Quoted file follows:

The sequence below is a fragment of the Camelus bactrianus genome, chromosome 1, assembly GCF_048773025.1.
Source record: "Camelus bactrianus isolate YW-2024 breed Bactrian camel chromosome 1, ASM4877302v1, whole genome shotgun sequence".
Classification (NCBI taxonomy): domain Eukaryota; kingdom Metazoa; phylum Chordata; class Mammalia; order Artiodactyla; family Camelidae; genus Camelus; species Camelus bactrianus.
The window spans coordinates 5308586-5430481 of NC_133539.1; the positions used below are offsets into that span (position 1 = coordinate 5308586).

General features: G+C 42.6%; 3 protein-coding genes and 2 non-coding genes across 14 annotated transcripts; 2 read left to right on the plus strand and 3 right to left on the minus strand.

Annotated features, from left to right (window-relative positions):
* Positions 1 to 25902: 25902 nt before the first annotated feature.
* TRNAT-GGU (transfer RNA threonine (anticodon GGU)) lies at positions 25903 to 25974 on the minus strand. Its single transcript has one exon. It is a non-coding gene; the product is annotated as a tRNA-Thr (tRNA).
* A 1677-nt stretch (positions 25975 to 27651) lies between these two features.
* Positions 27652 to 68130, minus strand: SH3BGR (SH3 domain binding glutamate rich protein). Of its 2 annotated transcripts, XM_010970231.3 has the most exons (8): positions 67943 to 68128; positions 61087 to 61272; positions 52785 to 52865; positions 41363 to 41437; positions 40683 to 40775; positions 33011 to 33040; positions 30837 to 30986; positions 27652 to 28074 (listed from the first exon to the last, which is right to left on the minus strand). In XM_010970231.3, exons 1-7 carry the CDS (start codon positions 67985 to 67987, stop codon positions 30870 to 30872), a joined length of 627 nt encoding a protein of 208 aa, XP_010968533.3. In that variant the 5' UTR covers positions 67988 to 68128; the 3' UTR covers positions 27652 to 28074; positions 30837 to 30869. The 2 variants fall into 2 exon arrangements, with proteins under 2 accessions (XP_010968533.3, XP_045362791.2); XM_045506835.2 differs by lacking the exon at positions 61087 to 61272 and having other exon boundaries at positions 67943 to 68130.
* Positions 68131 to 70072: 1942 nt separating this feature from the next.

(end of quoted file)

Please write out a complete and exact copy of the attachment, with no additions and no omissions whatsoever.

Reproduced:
The sequence below is a fragment of the Camelus bactrianus genome, chromosome 1, assembly GCF_048773025.1.
Source record: "Camelus bactrianus isolate YW-2024 breed Bactrian camel chromosome 1, ASM4877302v1, whole genome shotgun sequence".
Classification (NCBI taxonomy): domain Eukaryota; kingdom Metazoa; phylum Chordata; class Mammalia; order Artiodactyla; family Camelidae; genus Camelus; species Camelus bactrianus.
The window spans coordinates 5308586-5430481 of NC_133539.1; the positions used below are offsets into that span (position 1 = coordinate 5308586).

General features: G+C 42.6%; 3 protein-coding genes and 2 non-coding genes across 14 annotated transcripts; 2 read left to right on the plus strand and 3 right to left on the minus strand.

Annotated features, from left to right (window-relative positions):
* Positions 1 to 25902: 25902 nt before the first annotated feature.
* TRNAT-GGU (transfer RNA threonine (anticodon GGU)) lies at positions 25903 to 25974 on the minus strand. Its single transcript has one exon. It is a non-coding gene; the product is annotated as a tRNA-Thr (tRNA).
* A 1677-nt stretch (positions 25975 to 27651) lies between these two features.
* Positions 27652 to 68130, minus strand: SH3BGR (SH3 domain binding glutamate rich protein). Of its 2 annotated transcripts, XM_010970231.3 has the most exons (8): positions 67943 to 68128; positions 61087 to 61272; positions 52785 to 52865; positions 41363 to 41437; positions 40683 to 40775; positions 33011 to 33040; positions 30837 to 30986; positions 27652 to 28074 (listed from the first exon to the last, which is right to left on the minus strand). In XM_010970231.3, exons 1-7 carry the CDS (start codon positions 67985 to 67987, stop codon positions 30870 to 30872), a joined length of 627 nt encoding a protein of 208 aa, XP_010968533.3. In that variant the 5' UTR covers positions 67988 to 68128; the 3' UTR covers positions 27652 to 28074; positions 30837 to 30869. The 2 variants fall into 2 exon arrangements, with proteins under 2 accessions (XP_010968533.3, XP_045362791.2); XM_045506835.2 differs by lacking the exon at positions 61087 to 61272 and having other exon boundaries at positions 67943 to 68130.
* Positions 68131 to 70072: 1942 nt separating this feature from the next.